Draft and develop means giving a player you drafted a shot to earn the job, not draft and move on w/in a year.

jeremy's picture

"expecting him to take a jump"

Yeah that's the problem Poppinga was talking about.

Stroh's picture

Well teams don't generally assume that draft picks are going to fail. McMillan might have started 2 games his 2 yrs in GB and was quickly replaced by Jennings. What does that say about McMillan given how bad Jennings has been?! Kinda speaks volumes IMO.

Hank Scorpio's picture

McMillian is the kind of player that might flourish in Seattle, IMO. He had all the measurables. He just needed to be coached up into being a good pro football player.

"Draft and develop" is a philosophy that doesn't end with player acquisition. After being drafted, they need to be developed.

Stroh's picture

THey worked w/ him and gave him every chance to succeed. Put him in roles he should have flourished in and he still flopped. That's McMillans fault for not learning from mistakes or not being able to process info quickly. Or possibly cuz Capers scheme is too complex and McMillan couldn't grap it, which is why I wouldn't have minded if they replace Capers.

Phatgzus's picture

That 4th-and-20-something (maybe it was 3rd) vs. Balty is all I need to give up on J-Mc-good players (let alone safeties) don't get beat by 5 steps 40 yards down field when playing a prevent, bad players don't even get beat that badly. That is an otherworldly level of awful.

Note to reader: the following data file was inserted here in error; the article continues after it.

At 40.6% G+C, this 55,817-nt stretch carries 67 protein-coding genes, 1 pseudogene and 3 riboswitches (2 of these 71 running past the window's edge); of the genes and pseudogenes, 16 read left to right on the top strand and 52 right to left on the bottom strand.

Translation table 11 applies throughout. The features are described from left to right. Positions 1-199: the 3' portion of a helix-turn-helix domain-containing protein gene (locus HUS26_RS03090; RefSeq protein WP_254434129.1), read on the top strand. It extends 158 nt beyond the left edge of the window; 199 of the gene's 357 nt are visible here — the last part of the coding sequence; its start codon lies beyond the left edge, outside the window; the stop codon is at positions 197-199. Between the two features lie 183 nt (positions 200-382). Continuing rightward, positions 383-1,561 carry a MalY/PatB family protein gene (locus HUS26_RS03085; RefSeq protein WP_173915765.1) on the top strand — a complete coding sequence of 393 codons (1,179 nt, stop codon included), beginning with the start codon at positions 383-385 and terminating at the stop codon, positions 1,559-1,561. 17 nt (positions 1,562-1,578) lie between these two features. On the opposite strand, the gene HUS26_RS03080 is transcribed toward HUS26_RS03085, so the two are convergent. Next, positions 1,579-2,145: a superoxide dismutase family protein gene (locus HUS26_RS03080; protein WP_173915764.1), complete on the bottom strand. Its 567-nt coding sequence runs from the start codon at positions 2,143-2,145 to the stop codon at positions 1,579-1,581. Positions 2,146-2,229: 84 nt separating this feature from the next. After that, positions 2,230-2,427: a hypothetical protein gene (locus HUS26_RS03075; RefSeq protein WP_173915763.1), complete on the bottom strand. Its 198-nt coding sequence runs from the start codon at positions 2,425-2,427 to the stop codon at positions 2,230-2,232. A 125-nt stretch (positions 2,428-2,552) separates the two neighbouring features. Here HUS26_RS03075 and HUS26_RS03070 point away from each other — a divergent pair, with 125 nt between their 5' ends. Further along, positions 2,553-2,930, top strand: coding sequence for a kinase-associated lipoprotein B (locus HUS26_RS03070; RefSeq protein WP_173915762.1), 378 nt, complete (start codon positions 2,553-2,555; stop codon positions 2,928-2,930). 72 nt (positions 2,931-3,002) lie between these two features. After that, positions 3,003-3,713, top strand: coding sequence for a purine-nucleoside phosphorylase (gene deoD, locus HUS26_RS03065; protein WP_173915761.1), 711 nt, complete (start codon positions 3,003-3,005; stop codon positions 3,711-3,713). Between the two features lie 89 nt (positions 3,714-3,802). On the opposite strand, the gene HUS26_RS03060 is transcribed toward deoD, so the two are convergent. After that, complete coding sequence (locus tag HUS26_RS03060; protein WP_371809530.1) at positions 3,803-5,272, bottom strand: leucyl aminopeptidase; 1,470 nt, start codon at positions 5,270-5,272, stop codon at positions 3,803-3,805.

mark's picture

This is why I've posted about the need for the young crew to take over. Worthy, Perry, Datone, Heyward, Burnett, Daniels, Neal, Boyd, Mulumba...these are the guys.

We'll likely add a couple more impact guys from this year's draft and possibly (don't laugh) a FA, but ultimately it's these young guys who are (and will determine) our future.

cLowNEY42's picture

I agree that it falls on those guys.
And that's troubling.

Worthy - is what he is... a "guy"

Perry - is what he is... a big, injury prone guy playing out of position.

Heyward - time will tell. most think he's a stud. i tend to think he conveniently had the season of his life his rookie year. just doesn't seem to have any elite qualities (size, strength, speed).

Burnett - garbage. did he gain like 50 lbs or something? why was he so slow. why did it look like his feet were stuck in cement all season. rb's and wr's were just making one cut and it took him 30 minute to change direction. i had a high hopes for this guy... but he's a below average NFL safety. Can he add another 10 and play ILB?